Is going to the vet a nightmare? Is your parrot driving you insane with incessant noises? Are you afraid that your dog is going to bite someone? How do you design the best zoo primate enclosure?
My vocation is improving captive animal welfare, and ‘m an associate professor of Ethology who lectures, consults and writes, mostly scientific articles, about behaviour management. Due to copyright rules, I’m not allowed to post new articles here. Not to worry, just look here and select the one you’re interested in – I’ll email it to you.
I have a solid background in ethology, but find that the best approach to behaviour management is interdisciplinary. It is when you mix different perspectives that the true magic happens…
The field of applied ethology’s main contribution is how to provide great enrichment. An example may be reducing stereotypic behaviour in farm animals, optimizing zoo animals’ use of their enclosures, and keeping them busy and out of mischief…
Animal training is about teaching animals to be active participants in their own care. For instance, improving relationships between humans and their beloved pets, and giving our furry, feathered and scaled friends the ability to control important events. How do you communicate what you want the animal to do, and motivate him to want the same thing?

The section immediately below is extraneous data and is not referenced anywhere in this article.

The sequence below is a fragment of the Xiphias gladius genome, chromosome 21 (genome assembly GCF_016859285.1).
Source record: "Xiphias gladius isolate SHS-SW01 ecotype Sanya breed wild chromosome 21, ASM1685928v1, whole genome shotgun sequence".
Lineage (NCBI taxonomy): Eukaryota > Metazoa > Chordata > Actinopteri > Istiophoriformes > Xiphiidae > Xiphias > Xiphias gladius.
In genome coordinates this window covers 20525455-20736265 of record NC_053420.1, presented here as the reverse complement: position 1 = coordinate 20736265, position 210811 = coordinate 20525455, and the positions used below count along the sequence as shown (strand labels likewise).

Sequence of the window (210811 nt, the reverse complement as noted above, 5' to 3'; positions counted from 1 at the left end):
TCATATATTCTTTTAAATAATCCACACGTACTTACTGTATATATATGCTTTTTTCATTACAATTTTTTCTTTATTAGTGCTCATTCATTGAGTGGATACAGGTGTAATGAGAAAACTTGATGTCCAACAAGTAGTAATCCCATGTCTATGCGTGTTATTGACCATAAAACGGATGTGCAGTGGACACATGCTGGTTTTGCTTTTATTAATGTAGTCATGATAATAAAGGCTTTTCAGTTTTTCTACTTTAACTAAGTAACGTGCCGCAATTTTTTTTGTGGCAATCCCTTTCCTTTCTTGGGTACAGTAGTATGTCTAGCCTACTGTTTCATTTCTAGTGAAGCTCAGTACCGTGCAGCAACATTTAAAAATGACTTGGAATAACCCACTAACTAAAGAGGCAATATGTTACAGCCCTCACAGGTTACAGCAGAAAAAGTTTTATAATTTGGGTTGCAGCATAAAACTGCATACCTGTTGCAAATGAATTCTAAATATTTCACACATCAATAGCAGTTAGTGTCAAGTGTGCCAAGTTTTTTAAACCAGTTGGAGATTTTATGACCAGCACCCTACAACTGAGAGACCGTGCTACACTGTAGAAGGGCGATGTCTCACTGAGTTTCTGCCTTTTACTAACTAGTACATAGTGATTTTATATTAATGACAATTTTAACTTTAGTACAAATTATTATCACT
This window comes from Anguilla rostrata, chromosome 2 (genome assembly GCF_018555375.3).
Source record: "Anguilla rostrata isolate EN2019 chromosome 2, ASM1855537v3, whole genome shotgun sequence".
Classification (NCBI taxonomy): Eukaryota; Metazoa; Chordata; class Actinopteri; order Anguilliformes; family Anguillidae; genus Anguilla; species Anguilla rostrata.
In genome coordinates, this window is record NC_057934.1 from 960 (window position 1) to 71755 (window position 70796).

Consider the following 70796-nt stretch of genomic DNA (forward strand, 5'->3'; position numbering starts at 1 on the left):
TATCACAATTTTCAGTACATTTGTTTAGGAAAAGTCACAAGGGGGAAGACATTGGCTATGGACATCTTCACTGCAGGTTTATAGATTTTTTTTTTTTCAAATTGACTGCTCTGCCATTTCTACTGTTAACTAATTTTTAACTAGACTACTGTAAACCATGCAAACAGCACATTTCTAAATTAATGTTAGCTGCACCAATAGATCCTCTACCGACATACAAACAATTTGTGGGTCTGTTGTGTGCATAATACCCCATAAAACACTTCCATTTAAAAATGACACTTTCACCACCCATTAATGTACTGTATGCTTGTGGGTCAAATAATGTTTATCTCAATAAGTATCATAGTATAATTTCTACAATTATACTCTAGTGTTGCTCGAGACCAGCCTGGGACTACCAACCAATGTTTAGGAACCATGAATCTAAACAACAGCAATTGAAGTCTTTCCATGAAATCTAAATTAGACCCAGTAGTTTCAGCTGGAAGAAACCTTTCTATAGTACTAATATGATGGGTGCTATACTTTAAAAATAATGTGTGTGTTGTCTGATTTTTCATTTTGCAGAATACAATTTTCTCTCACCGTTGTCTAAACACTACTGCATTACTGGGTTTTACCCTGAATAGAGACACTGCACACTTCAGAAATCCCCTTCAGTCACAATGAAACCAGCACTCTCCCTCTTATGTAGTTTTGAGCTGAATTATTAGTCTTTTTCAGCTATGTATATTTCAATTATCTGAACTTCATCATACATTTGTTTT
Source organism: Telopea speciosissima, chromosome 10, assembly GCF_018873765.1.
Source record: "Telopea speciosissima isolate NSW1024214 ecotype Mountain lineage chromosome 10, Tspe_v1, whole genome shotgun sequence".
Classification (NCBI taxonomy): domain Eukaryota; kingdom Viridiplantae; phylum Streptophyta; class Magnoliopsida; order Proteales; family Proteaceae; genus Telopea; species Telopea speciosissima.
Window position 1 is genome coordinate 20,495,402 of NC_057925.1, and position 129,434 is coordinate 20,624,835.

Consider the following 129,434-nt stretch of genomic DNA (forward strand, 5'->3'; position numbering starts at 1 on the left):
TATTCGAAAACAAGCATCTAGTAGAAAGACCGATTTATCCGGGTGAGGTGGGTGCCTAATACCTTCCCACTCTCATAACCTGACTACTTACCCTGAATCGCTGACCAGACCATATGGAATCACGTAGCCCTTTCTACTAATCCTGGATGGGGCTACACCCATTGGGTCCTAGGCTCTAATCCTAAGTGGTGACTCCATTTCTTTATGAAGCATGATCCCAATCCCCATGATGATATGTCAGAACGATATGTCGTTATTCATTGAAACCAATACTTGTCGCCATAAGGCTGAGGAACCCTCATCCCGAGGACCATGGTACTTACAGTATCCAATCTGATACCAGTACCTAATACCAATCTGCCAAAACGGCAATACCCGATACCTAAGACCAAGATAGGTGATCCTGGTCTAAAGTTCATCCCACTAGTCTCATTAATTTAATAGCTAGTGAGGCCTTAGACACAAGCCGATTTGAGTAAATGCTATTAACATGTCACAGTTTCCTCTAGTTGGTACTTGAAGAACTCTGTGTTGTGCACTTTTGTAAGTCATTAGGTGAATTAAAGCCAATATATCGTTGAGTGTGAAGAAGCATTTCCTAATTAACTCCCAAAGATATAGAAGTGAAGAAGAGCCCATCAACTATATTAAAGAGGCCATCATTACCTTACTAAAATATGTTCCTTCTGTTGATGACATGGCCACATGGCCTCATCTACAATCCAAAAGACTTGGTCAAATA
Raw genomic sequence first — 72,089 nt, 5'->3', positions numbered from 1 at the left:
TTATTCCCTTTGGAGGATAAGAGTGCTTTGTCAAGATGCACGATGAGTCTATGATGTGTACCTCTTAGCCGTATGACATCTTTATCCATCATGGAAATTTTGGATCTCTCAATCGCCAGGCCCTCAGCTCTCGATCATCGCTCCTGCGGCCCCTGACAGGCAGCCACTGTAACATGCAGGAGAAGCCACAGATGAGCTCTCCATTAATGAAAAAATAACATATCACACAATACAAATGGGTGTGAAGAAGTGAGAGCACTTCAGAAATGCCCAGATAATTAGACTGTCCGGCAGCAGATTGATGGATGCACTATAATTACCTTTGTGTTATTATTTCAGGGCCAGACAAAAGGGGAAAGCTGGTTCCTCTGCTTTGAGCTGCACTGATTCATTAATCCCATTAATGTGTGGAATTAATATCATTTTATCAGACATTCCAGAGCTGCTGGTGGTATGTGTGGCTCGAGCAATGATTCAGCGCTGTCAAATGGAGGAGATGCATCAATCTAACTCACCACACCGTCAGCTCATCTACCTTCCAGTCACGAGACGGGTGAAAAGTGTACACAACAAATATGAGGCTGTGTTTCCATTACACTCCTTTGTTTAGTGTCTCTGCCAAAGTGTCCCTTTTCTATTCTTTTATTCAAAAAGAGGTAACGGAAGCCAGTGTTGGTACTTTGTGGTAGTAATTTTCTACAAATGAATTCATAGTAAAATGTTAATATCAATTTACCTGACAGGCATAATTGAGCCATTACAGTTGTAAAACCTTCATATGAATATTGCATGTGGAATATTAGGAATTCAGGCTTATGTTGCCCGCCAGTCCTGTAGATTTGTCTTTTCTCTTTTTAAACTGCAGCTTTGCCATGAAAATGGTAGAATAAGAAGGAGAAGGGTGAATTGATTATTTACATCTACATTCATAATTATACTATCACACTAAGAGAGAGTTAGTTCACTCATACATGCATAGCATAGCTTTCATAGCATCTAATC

Sometimes we’re baffled by persistent behaviour that annoys us. Using behaviour analysis, you can solve problem behaviours such as excessive barking in dogs, biting in horses or cats peeing outside the litter box.
The issue of animal feelings is controversial, to say the least. For me, the study of affective neuroscience has brought my understanding of animal behaviour to a new level. This branch of science helped me prioritize – which behaviours are important? Practically speaking, it might have to do with reducing or eliminating fear or the risk of defensive aggression, or encouraging play opportunities – vital for brain development!
In this hearty mix I find my own take on behaviour management, based on scientific principles but with a solid practical perspective. I teach animal professionals as well as engaged pet owners, and discuss pets, zoo animals, farm animals, and laboratory animals.
My focus is improving welfare, striving to help animals achieve higher net happiness.